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Mood disorder, anxiety, and suicide risk among subjects with alcohol abuse and/or dependence: a population-based study

Overview of attention for article published in Revista Brasileira de Psiquiatria, June 2017
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2 tweeters

Citations

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15 Dimensions

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89 Mendeley
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Title
Mood disorder, anxiety, and suicide risk among subjects with alcohol abuse and/or dependence: a population-based study
Published in
Revista Brasileira de Psiquiatria, June 2017
DOI 10.1590/1516-4446-2016-2170
Pubmed ID
Authors

Wiener, Carolina D., Moreira, Fernanda P., Zago, Alethea, Souza, Luciano M., Branco, Jeronimo C., Oliveira, Jacqueline F. de, Silva, Ricardo A. da, Portela, Luis V., Lara, Diogo R., Jansen, Karen, Oses, Jean P., Wiener, Carolina D., Moreira, Fernanda P., Zago, Alethea, Souza, Luciano M., Branco, Jeronimo C., Oliveira, Jacqueline F. de, Silva, Ricardo A. da, Portela, Luis V., Lara, Diogo R., Jansen, Karen, Oses, Jean P.

Abstract

To evaluate the prevalence of alcohol abuse and/or dependence in a population-based sample of young adults and assess the prevalence of comorbid mood disorders, anxiety, and suicide risk in this population. This cross-sectional, population-based study enrolled 1,953 young adults aged 18-35 years. The CAGE questionnaire was used to screen for alcohol abuse and/or dependence, with CAGE scores ≥ 2 considered positive. Psychiatric disorders were investigated through the structured Mini International Neuropsychiatric Interview (MINI). Alcohol abuse and/or dependence was identified in 187 (9.60%) individuals (5.10% among women and 15.20% among men). Alcohol abuse and/or dependence were more prevalent among men than women, as well as among those who used tobacco, illicit drugs or presented with anxiety disorder, mood disorder, and suicide risk. These findings suggest that alcohol abuse and/or dependence are consistently associated with a higher prevalence of psychiatric comorbidities, could be considered important predictors of other psychiatric disorders, and deserve greater public heath attention, pointing to the need for alcohol abuse prevention programs.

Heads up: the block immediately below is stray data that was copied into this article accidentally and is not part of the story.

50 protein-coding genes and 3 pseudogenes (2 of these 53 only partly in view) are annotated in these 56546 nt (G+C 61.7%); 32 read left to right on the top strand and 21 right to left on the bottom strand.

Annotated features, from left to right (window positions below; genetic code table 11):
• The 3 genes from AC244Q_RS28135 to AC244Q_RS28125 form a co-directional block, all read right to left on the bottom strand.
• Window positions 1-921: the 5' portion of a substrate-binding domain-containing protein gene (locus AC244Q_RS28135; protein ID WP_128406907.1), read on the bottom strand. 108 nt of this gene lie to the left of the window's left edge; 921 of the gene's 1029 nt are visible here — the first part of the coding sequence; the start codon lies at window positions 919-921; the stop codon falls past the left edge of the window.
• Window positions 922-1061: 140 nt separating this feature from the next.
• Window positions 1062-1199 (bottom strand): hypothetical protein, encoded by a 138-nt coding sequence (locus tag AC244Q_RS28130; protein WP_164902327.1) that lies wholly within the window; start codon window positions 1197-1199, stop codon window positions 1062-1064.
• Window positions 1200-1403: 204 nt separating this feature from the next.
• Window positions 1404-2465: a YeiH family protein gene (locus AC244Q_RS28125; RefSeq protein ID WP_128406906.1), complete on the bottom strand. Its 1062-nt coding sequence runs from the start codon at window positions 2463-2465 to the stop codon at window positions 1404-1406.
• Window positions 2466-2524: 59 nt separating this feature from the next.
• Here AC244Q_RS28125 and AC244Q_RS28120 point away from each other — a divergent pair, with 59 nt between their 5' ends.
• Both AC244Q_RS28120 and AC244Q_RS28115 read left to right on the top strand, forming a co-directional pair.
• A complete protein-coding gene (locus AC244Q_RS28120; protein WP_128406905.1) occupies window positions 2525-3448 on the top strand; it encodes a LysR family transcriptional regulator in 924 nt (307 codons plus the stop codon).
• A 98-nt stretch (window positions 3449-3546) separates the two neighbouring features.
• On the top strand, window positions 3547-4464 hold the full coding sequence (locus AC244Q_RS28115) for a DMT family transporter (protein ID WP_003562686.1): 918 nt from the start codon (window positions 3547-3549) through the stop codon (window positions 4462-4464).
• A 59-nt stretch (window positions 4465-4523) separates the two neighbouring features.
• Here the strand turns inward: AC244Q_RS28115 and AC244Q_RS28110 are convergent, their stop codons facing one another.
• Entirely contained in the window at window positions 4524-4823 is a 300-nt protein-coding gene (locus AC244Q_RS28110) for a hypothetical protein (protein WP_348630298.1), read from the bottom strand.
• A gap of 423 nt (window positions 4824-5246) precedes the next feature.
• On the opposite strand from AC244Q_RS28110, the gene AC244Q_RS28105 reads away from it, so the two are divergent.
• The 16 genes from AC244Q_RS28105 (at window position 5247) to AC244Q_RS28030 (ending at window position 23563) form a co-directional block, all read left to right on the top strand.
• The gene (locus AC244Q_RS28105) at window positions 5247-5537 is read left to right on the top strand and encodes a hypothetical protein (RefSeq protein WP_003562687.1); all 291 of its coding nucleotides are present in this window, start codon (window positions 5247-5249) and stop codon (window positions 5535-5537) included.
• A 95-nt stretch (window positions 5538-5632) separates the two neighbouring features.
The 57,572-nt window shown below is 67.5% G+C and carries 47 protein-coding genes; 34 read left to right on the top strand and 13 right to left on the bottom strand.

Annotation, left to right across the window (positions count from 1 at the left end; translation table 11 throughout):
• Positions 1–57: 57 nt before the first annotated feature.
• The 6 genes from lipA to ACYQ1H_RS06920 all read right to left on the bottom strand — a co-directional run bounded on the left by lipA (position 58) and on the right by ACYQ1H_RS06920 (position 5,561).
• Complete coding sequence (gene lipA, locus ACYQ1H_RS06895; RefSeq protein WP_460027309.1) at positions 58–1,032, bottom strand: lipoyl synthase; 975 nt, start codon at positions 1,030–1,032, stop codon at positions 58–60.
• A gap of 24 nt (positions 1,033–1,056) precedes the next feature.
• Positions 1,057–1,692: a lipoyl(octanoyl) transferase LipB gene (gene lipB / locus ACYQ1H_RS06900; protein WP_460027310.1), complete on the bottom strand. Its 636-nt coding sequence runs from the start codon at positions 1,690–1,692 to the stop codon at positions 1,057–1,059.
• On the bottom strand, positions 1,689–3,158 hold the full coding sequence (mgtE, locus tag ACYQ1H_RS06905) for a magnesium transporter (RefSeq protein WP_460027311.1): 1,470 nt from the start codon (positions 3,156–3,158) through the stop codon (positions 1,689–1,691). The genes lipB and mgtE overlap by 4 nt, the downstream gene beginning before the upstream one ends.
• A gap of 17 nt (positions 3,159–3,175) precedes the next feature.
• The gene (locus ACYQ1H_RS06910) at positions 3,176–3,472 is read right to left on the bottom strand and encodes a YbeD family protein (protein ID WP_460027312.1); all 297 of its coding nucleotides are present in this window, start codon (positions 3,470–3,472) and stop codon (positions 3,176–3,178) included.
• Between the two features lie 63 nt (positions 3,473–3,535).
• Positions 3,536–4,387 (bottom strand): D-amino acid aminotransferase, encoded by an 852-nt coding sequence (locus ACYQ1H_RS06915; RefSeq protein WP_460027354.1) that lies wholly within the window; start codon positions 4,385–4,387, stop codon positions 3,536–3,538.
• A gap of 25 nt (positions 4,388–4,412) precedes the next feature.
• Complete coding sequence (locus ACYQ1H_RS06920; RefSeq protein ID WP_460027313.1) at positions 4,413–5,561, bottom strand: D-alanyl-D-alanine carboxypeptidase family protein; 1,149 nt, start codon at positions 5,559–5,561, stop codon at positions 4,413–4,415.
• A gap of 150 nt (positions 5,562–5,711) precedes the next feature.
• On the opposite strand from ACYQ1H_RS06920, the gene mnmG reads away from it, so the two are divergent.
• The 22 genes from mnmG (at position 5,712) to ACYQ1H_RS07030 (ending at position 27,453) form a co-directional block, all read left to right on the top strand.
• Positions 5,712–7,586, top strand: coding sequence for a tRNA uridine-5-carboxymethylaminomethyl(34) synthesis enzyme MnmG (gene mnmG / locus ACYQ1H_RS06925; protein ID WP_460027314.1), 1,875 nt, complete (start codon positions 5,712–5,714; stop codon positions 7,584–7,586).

Twitter Demographics

The data shown below were collected from the profiles of 2 tweeters who shared this research output. Click here to find out more about how the information was compiled.

Mendeley readers

The data shown below were compiled from readership statistics for 89 Mendeley readers of this research output. Click here to see the associated Mendeley record.

Geographical breakdown

Country Count As %
Unknown 89 100%

Demographic breakdown

Readers by professional status Count As %
Student > Master 19 21%
Student > Bachelor 11 12%
Professor 7 8%
Student > Ph. D. Student 6 7%
Researcher 6 7%
Other 10 11%
Unknown 30 34%
Readers by discipline Count As %
Psychology 18 20%
Medicine and Dentistry 16 18%
Nursing and Health Professions 9 10%
Social Sciences 8 9%
Neuroscience 2 2%
Other 5 6%
Unknown 31 35%

Attention Score in Context

This research output has an Altmetric Attention Score of 1. This is our high-level measure of the quality and quantity of online attention that it has received. This Attention Score, as well as the ranking and number of research outputs shown below, was calculated when the research output was last mentioned on 28 June 2017.
All research outputs
#7,115,762
of 11,426,158 outputs
Outputs from Revista Brasileira de Psiquiatria
#193
of 387 outputs
Outputs of similar age
#149,001
of 261,797 outputs
Outputs of similar age from Revista Brasileira de Psiquiatria
#1
of 2 outputs
Altmetric has tracked 11,426,158 research outputs across all sources so far. This one is in the 23rd percentile – i.e., 23% of other outputs scored the same or lower than it.
So far Altmetric has tracked 387 research outputs from this source. They receive a mean Attention Score of 3.4. This one is in the 29th percentile – i.e., 29% of its peers scored the same or lower than it.
Older research outputs will score higher simply because they've had more time to accumulate mentions. To account for age we can compare this Altmetric Attention Score to the 261,797 tracked outputs that were published within six weeks on either side of this one in any source. This one is in the 33rd percentile – i.e., 33% of its contemporaries scored the same or lower than it.
We're also able to compare this research output to 2 others from the same source and published within six weeks on either side of this one. This one has scored higher than all of them